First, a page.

At the Irvine Foundation, the discipline of producing an annual performance report to our board (and then sharing it publicly) has oriented us toward a sharper focus on reporting progress, not necessarily final results. To do so, we have had to orient ourselves toward identifying shorter- and medium-term indicators and measures of progress that we can track and report on in annual increments.

The need to clarify these indicators and measures of progress has been a valuable contribution to our strategy development and refinement as well, because it has forced us to articulate more clearly both the logic and sequence of outcomes we seek. We believe that any foundation committed to assessing its performance must determine how best to keep the grantmaking work moving forward while creating the space for consideration of broader progress assessment.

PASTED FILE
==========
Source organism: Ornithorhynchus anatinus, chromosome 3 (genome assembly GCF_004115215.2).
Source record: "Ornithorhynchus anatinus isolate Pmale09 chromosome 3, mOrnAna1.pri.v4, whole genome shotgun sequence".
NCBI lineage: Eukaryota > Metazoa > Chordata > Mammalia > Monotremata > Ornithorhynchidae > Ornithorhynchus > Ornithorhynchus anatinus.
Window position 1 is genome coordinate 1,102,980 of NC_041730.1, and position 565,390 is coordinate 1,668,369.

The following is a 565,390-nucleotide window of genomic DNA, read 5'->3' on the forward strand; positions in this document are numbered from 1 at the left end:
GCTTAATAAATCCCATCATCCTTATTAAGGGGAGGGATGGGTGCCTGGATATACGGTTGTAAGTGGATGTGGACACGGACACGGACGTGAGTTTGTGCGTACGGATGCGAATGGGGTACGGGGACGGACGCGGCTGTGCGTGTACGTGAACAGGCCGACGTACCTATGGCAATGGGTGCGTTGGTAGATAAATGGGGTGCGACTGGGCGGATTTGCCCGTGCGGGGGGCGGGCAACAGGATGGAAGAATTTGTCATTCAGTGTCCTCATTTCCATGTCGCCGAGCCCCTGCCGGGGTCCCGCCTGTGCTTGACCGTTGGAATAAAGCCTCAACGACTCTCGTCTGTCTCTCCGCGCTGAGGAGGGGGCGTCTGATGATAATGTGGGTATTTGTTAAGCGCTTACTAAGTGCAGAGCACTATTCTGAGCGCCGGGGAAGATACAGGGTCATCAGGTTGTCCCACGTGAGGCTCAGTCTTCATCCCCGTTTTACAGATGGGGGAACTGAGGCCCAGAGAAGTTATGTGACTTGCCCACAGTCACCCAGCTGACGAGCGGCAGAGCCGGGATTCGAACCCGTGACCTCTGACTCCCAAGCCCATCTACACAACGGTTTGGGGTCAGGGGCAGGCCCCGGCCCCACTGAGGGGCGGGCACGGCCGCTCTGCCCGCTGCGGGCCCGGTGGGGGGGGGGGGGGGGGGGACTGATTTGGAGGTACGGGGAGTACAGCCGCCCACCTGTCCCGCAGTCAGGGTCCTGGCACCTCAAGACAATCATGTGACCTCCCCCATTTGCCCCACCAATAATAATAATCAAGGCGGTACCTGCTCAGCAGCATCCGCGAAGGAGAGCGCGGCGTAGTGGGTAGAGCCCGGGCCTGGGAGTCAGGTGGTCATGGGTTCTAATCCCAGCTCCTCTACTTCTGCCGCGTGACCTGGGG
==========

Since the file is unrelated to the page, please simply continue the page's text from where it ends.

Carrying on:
Lesson 2: Foundation performance assessment both requires and fosters a culture of reflection and learning that can lead to ongoing refinement and program improvement.

Much of today’s business literature speaks to the importance of building adaptive organizations that stay closely attuned to their external environments and retool strategies in ways that align with that ever-shifting context. Although foundations do not necessarily think in terms of “competitive advantage” or worry about going out of business, foundations do have an obligation to remain attentive to the context of their work.